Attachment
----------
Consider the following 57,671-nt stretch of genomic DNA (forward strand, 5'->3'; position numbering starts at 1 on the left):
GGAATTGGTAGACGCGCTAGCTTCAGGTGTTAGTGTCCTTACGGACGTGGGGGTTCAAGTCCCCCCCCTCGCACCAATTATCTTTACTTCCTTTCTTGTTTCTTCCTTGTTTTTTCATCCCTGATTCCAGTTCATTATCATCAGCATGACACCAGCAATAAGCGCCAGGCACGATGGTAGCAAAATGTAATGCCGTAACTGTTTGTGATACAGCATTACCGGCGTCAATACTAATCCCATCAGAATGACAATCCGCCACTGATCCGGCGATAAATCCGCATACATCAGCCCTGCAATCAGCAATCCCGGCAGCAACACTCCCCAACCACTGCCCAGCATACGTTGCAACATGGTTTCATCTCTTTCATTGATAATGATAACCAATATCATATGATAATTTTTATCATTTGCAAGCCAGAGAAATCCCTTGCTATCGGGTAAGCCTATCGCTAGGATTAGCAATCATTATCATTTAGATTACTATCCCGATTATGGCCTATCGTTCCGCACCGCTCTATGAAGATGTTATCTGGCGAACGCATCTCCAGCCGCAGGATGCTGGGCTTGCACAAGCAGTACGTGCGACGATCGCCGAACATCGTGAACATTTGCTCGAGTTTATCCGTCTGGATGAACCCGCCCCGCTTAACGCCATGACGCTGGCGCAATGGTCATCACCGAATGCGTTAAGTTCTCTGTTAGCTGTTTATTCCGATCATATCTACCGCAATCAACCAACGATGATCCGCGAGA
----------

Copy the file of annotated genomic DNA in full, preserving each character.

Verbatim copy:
Consider the following 57,671-nt stretch of genomic DNA (forward strand, 5'->3'; position numbering starts at 1 on the left):
GGAATTGGTAGACGCGCTAGCTTCAGGTGTTAGTGTCCTTACGGACGTGGGGGTTCAAGTCCCCCCCCTCGCACCAATTATCTTTACTTCCTTTCTTGTTTCTTCCTTGTTTTTTCATCCCTGATTCCAGTTCATTATCATCAGCATGACACCAGCAATAAGCGCCAGGCACGATGGTAGCAAAATGTAATGCCGTAACTGTTTGTGATACAGCATTACCGGCGTCAATACTAATCCCATCAGAATGACAATCCGCCACTGATCCGGCGATAAATCCGCATACATCAGCCCTGCAATCAGCAATCCCGGCAGCAACACTCCCCAACCACTGCCCAGCATACGTTGCAACATGGTTTCATCTCTTTCATTGATAATGATAACCAATATCATATGATAATTTTTATCATTTGCAAGCCAGAGAAATCCCTTGCTATCGGGTAAGCCTATCGCTAGGATTAGCAATCATTATCATTTAGATTACTATCCCGATTATGGCCTATCGTTCCGCACCGCTCTATGAAGATGTTATCTGGCGAACGCATCTCCAGCCGCAGGATGCTGGGCTTGCACAAGCAGTACGTGCGACGATCGCCGAACATCGTGAACATTTGCTCGAGTTTATCCGTCTGGATGAACCCGCCCCGCTTAACGCCATGACGCTGGCGCAATGGTCATCACCGAATGCGTTAAGTTCTCTGTTAGCTGTTTATTCCGATCATATCTACCGCAATCAACCAACGATGATCCGCGAGA